Legislature plays a crucial role in protecting the interest of public health, although no vaccination policy exist at a federal level, each individual state has compulsory laws that mandate certain vaccines for children (Escobar 268). Escobar describes, three types of vaccine exemptions that may be offered by the state, according to their own stipulations, which include medical, philosophical, and religious exemptions. Medical exemptions are granted to immune-compromised children, in which vaccines can pose a danger of illness, and or adverse reactions if vaccinated (268). Philosophical and religious exemptions are not considered detrimental and may or may not be granted. The controversy in these exemptions, are related to increasing the
This vaccination policy should only allow medical exemptions. If one decides to claim a medical exemptions then proof should be required, such as a doctor’s note. Reasons would include bad reactions and allergies. Exemptions like religious and philosophical shouldn’t be allowed. Individuals could just simply
Vaccination is a primary prevention of disease and has been strongly integrated into modern medicine. For generations, epidemics of measles, whooping cough or polio have been largely nonexistent from populations across the globe. However, there are still many parents who choose not to vaccinate their children and adults who are unaware of or unable to access vaccines that prevent infectious diseases. There are college students still being exposed to meningitis and even some people in the healthcare industry not staying current and questioning the efficacy of them. The purpose of this paper is to present some facts about vaccinations/immunizations, barriers to obtaining them and suggestions from research on how to overcome those barriers from a community health perspective.
Vaccination has and is continuing to have a huge impact on public health in society today. Programmes implemented around the world have led to a decline in mortality and morbidity of infectious diseases, and are foreseen to eliminate yet more (Centers for Disease Control and Prevention, 2011). Beginning from the eradication of smallpox in 1980, there has been significant reductions in the occurrences of other debilitating diseases such as poliomyelitis and measles worldwide (World Health Organisation, 2011). Despite the upward trend towards immunisation, there still remains much debate about the use of vaccines (Larson et al, 2013; Dubé et al, 2014), with many concerned largely by their safety and effectiveness, brought about by the confluence of various sociocultural factors. There have also been arguments centred upon economic, ethical and religious grounds. All these have served to delay and derail global immunisation efforts considerably. In this essay, I will explore the reasons as to why people object to vaccination programmes and evaluate future measures that can be put in place to ameliorate the problem.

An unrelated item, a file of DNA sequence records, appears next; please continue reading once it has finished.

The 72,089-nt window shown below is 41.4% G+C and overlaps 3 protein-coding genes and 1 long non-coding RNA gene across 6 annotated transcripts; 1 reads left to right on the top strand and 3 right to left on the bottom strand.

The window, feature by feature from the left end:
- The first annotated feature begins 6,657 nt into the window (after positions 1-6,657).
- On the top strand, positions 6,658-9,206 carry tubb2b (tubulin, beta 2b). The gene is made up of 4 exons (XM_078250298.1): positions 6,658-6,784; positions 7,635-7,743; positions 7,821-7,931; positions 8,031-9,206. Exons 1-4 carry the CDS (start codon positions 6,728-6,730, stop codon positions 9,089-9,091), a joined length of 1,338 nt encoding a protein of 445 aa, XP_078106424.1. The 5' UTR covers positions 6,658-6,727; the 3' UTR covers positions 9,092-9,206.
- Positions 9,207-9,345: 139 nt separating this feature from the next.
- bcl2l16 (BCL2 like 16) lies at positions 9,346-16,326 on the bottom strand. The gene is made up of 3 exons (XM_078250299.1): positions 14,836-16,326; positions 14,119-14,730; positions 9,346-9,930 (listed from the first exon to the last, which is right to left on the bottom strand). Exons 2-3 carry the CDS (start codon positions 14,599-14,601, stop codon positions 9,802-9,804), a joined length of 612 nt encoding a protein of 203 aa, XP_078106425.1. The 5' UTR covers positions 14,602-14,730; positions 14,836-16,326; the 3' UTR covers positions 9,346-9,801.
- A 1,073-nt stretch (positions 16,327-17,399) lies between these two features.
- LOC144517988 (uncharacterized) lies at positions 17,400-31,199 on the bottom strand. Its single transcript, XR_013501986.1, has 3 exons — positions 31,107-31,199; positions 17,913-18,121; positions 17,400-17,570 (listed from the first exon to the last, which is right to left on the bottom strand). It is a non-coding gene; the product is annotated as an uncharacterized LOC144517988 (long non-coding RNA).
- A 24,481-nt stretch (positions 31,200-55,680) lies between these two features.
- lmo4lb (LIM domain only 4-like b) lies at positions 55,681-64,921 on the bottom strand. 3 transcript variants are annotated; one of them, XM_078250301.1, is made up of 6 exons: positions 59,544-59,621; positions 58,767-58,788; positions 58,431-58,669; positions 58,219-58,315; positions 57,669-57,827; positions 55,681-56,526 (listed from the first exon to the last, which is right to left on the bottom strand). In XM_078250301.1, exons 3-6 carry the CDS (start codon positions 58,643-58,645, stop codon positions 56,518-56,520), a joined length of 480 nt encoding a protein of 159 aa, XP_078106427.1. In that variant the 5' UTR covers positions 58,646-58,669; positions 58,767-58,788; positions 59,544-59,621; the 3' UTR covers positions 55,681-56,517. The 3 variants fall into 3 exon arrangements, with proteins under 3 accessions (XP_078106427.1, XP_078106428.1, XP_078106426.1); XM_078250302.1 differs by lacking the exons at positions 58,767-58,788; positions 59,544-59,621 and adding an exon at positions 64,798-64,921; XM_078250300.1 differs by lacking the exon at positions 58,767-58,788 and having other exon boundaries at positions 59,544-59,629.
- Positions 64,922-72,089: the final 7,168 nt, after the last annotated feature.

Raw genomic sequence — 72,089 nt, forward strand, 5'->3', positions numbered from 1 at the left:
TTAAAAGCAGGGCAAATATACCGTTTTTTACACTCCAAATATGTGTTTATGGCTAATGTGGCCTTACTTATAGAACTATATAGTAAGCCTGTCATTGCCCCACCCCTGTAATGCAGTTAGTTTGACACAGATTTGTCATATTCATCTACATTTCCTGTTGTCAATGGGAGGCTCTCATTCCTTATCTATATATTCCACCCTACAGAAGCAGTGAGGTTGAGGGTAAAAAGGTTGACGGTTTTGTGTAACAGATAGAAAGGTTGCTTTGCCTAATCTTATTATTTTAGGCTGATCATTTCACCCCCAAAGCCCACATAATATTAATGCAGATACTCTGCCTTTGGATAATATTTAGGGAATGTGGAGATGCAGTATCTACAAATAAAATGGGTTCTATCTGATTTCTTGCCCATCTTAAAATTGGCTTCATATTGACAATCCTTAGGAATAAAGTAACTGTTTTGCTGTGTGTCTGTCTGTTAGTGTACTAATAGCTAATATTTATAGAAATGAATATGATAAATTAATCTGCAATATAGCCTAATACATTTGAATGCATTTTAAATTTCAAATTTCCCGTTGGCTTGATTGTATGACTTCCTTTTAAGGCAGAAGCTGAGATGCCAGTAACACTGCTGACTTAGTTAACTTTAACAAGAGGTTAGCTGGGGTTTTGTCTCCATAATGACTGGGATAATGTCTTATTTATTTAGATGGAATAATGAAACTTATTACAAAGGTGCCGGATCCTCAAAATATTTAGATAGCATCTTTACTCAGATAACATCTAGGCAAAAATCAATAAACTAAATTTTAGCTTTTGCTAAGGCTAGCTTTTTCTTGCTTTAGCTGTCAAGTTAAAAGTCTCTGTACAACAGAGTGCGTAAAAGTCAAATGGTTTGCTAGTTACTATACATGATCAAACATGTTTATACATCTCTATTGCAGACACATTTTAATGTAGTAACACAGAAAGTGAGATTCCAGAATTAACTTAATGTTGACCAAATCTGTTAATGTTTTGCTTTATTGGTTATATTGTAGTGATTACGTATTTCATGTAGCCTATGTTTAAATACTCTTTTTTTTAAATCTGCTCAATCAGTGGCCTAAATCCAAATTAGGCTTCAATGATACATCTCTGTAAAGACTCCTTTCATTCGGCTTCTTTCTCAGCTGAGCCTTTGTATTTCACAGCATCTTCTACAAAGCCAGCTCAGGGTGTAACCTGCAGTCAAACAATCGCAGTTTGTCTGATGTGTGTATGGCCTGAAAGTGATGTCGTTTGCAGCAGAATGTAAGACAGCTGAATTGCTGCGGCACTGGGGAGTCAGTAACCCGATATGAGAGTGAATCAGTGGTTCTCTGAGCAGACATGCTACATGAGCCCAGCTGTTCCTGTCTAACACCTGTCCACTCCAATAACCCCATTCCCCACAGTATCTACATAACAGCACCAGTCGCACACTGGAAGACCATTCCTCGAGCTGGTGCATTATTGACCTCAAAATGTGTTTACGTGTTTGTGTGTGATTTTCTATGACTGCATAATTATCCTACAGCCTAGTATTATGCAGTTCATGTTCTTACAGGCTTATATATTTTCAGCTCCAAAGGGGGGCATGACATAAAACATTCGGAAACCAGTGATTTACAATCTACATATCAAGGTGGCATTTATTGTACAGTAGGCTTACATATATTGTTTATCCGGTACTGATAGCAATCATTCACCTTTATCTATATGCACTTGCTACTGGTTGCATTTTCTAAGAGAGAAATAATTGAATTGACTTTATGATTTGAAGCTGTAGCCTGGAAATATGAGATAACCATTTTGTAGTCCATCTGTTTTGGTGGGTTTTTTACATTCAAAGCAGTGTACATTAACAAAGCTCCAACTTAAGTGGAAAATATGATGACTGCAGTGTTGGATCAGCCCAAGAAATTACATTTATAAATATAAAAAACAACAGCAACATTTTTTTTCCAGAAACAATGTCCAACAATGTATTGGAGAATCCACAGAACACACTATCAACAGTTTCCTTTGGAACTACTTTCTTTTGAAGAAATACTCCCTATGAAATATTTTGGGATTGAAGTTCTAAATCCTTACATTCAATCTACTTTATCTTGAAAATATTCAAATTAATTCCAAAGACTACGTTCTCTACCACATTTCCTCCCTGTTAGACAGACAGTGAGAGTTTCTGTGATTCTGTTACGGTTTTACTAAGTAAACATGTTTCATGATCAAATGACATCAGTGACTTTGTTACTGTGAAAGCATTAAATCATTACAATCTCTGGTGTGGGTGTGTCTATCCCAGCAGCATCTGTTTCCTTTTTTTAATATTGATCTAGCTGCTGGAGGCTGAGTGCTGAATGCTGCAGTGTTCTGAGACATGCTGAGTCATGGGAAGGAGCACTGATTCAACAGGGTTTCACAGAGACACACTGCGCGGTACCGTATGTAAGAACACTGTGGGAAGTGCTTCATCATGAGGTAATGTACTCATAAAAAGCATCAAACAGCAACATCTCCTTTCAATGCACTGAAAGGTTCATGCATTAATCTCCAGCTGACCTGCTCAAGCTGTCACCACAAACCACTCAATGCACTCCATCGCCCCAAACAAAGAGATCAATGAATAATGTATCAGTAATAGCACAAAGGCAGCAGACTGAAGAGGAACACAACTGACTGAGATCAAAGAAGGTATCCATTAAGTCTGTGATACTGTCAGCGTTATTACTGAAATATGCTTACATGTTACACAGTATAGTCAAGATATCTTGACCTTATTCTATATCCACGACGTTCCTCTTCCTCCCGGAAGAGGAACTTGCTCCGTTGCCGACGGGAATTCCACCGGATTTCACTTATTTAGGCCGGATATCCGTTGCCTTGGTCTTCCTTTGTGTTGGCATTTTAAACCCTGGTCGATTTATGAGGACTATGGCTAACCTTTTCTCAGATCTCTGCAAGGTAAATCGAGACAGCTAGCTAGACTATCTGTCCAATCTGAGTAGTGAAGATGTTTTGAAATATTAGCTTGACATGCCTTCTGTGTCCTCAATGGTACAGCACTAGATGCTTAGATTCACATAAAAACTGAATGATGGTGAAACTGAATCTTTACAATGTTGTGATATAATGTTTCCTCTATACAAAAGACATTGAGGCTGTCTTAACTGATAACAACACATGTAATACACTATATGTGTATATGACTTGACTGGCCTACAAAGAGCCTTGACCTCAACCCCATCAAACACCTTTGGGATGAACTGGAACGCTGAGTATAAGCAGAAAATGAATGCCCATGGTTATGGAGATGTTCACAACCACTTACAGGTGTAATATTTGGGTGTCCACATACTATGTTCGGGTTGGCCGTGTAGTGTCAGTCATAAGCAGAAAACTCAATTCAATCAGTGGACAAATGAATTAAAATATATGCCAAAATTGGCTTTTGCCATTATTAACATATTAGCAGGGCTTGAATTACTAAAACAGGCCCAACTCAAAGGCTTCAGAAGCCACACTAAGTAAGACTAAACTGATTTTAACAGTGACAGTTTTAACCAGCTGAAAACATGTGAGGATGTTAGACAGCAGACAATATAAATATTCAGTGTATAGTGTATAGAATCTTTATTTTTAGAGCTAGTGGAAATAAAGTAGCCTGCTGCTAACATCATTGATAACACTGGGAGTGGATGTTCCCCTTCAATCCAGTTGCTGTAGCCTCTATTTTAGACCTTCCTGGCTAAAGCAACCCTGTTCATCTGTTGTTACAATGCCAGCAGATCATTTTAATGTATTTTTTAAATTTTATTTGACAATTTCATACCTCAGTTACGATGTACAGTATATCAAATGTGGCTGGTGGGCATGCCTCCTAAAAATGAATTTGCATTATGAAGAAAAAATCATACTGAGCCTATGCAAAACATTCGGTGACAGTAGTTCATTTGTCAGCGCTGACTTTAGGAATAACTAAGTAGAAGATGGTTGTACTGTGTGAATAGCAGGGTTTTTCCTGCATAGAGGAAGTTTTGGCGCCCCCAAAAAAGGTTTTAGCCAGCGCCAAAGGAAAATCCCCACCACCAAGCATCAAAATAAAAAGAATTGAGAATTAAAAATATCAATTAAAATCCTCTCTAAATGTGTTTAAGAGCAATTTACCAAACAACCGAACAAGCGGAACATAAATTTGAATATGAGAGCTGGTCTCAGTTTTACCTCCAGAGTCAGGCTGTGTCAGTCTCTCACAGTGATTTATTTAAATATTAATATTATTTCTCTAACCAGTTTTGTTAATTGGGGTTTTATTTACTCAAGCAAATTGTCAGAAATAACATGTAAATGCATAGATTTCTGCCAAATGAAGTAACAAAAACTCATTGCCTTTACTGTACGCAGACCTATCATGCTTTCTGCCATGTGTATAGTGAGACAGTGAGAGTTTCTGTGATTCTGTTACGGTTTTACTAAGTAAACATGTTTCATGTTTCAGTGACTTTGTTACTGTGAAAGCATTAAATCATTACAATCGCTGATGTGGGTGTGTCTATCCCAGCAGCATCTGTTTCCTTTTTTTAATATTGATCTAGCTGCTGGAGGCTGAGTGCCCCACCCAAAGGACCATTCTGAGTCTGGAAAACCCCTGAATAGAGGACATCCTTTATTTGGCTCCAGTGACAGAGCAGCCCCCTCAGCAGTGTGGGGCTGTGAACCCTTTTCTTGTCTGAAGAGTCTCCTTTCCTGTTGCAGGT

The major disease that I have chosen is meningitis. According to Hales, “meningitis is an extremely serious, potentially fatal illness that attacks the membranes around the brain and spinal cord; caused by the bacterium Neisseria meningitis” (2016, p.305). Bacterial meningitis symptoms develop within hours, and viral meningitis symptoms develop quickly or over several days. The most common symptoms of meningitis include fever, headache, neck stiffness, nausea and vomiting, disorientation, drowsiness, and reddish or brownish skin rash. Vaccination is recommended for all American adolescents, with initial immunization at age 11 or 12 and a booster at age 16. The CDC recommends routine vaccination with a new type of meningococcal vaccine, which
The increase in life expectancy during the 20th century is largely due to improvements in child survival; this increase is associated with reductions in infectious disease mortality, largely to immunization. (Healthy People 2020). Nation’s attempt to control diseases, "Vaccines are one of the most cost-effective clinical preventive services and are a core component of any preventive services of infectious diseases"(Healthy People 2010)because diseases do not stop at geopolitical borders or exclusive only to third world countries. Immunizations saved 33,000 lives. prevents 14 million cases of disease,and it reduces direct healthcare costs by $9.9 billion. Communities who remain un-vaccinated and under vaccinated are at increased risk for outbreaks of preventable diseases. New strains of vaccine-preventable disease can result in significant increase of serious illnesses and death.
Foremost, the importance of vaccines has long been ignored in the developing world. 3 million people still die from vaccine-preventable diseases each year, finds the Children’s Hospital of Philadelphia. (Global Immunization: Worldwide Disease Incidence). Vaccines have the potential to preclude most of these deaths and save millions of people. Case in point, Paul Wilson, Assistant Professor of Public Health at Columbia University, argued that, “wider use of available vaccines could help avert a further two million deaths annually in children under five years,” (2). Additional aspects of vaccines in the developing world are their availability and coverage. Rebecca Casey, of the Global Immunization Division of the CDC, concurred that it is to be expected, that major discrepancies in vaccine coverage exist between first and third world countries, even though third world countries would see the most benefits with wider vaccine coverage (1270). This imbalance of coverage between regions leaves millions of people vulnerable to hazardous diseases they have no defense against, without vaccines.